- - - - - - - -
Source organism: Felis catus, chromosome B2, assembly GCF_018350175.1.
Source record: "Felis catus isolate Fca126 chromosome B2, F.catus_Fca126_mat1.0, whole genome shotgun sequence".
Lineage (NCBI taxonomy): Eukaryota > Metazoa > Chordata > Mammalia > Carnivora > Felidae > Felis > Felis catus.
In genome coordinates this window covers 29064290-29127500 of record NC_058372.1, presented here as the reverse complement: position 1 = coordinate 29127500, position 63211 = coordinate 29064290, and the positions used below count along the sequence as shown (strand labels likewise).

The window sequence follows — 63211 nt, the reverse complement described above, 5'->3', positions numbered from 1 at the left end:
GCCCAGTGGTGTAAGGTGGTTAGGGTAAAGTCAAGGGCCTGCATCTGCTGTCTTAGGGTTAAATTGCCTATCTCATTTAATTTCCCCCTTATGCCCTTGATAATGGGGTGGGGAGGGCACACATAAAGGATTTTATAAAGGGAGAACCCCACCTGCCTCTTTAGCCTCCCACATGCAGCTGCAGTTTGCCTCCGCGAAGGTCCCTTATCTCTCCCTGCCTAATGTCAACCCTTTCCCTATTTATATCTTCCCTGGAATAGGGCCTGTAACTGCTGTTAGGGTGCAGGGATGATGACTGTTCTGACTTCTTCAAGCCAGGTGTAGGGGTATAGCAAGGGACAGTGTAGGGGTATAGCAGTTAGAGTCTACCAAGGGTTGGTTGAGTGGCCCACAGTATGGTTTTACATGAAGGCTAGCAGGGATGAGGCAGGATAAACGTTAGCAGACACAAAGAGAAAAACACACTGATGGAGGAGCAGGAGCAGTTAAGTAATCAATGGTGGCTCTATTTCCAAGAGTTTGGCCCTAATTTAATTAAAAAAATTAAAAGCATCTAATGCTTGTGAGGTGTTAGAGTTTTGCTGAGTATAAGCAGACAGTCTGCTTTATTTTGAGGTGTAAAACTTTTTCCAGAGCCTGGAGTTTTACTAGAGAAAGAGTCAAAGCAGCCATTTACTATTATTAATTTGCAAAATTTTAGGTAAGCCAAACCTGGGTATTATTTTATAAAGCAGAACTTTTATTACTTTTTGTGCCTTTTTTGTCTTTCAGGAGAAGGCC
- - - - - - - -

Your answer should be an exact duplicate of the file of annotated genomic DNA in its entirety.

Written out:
Source organism: Felis catus, chromosome B2, assembly GCF_018350175.1.
Source record: "Felis catus isolate Fca126 chromosome B2, F.catus_Fca126_mat1.0, whole genome shotgun sequence".
Lineage (NCBI taxonomy): Eukaryota > Metazoa > Chordata > Mammalia > Carnivora > Felidae > Felis > Felis catus.
In genome coordinates this window covers 29064290-29127500 of record NC_058372.1, presented here as the reverse complement: position 1 = coordinate 29127500, position 63211 = coordinate 29064290, and the positions used below count along the sequence as shown (strand labels likewise).

The window sequence follows — 63211 nt, the reverse complement described above, 5'->3', positions numbered from 1 at the left end:
GCCCAGTGGTGTAAGGTGGTTAGGGTAAAGTCAAGGGCCTGCATCTGCTGTCTTAGGGTTAAATTGCCTATCTCATTTAATTTCCCCCTTATGCCCTTGATAATGGGGTGGGGAGGGCACACATAAAGGATTTTATAAAGGGAGAACCCCACCTGCCTCTTTAGCCTCCCACATGCAGCTGCAGTTTGCCTCCGCGAAGGTCCCTTATCTCTCCCTGCCTAATGTCAACCCTTTCCCTATTTATATCTTCCCTGGAATAGGGCCTGTAACTGCTGTTAGGGTGCAGGGATGATGACTGTTCTGACTTCTTCAAGCCAGGTGTAGGGGTATAGCAAGGGACAGTGTAGGGGTATAGCAGTTAGAGTCTACCAAGGGTTGGTTGAGTGGCCCACAGTATGGTTTTACATGAAGGCTAGCAGGGATGAGGCAGGATAAACGTTAGCAGACACAAAGAGAAAAACACACTGATGGAGGAGCAGGAGCAGTTAAGTAATCAATGGTGGCTCTATTTCCAAGAGTTTGGCCCTAATTTAATTAAAAAAATTAAAAGCATCTAATGCTTGTGAGGTGTTAGAGTTTTGCTGAGTATAAGCAGACAGTCTGCTTTATTTTGAGGTGTAAAACTTTTTCCAGAGCCTGGAGTTTTACTAGAGAAAGAGTCAAAGCAGCCATTTACTATTATTAATTTGCAAAATTTTAGGTAAGCCAAACCTGGGTATTATTTTATAAAGCAGAACTTTTATTACTTTTTGTGCCTTTTTTGTCTTTCAGGAGAAGGCC